Former Humana director launches website to compare hospital prices, quality ratings

A Kentucky entrepreneur launched JoePatient.com, a website that uses CMS data to help consumers navigate the complexities of hospital pricing and quality ratings on different procedures, the Courier-Journal reports.

"The [healthcare] industry is putting more and more burden on the consumer" to navigate costs, insurance coverage, copays and deductibles, but they're not being given the tools to advocate for themselves, said website founder Steve Makela, a former director of strategy at Humana.

The website, launched in January, provides information on hospitals across the U.S. so consumers can compare prices, read news stories about facilities and share details of their inpatient experiences.

The website's launch comes after hospitals have started complying with a Trump administration order to post list prices for all their services Jan. 1.

The rule requires hospitals to publish their standard charges on the internet. They also must present the information in a machine-readable format that can easily be imported into a computer system and update the information at least annually, but consumers have struggled to decipher the posted prices.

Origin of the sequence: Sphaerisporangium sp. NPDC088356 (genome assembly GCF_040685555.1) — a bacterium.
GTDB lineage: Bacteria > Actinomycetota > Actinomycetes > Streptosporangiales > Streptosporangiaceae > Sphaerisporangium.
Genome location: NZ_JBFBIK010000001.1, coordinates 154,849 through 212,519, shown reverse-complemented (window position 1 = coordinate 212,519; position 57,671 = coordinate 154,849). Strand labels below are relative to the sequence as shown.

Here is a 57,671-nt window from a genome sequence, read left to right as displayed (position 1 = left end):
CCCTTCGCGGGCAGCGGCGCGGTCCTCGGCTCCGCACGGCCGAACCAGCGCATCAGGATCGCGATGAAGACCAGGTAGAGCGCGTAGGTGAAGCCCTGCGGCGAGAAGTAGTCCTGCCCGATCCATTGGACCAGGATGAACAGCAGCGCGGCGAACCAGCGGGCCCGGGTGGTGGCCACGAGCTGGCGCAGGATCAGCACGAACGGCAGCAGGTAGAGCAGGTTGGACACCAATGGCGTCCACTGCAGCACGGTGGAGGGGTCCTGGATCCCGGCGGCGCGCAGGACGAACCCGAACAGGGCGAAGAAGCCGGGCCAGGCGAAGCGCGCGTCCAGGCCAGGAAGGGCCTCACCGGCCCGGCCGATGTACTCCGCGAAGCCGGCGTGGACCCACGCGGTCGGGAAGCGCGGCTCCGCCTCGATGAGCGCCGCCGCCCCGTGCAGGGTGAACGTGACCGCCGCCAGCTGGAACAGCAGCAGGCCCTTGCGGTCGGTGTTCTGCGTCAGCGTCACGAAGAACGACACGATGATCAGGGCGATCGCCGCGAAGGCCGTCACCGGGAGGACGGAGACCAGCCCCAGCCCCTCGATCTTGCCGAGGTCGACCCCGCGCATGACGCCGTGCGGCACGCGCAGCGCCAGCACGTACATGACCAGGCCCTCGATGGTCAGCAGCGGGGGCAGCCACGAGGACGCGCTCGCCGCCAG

Mr. Makela said he thinks the website will be successful even if only a fraction of those involved in hospital admissions buy subscriptions to his data vault.

"We're presenting math and facts. [Plus] there's an opportunity here for people to really see how ridiculous hospital pricing is," he said.

Consumers can browse the site for free, but premium access for 24 hours costs $2.99 and $9.99 for nine months. Mr. Makela said details on physicians and elder care facilities could be added within a year.

A third of the fees from $9.99 subscriptions will be shared with three nonprofits working in Alzheimer's research, mental illness and environmental action.

More articles on patient engagement:
Hospitals' online prices prove difficult for patients to understand
47% of cancer patients do not have treatment advocate, survey finds
Physician viewpoint: We must stop blaming patients for unhealthy lifestyle choices

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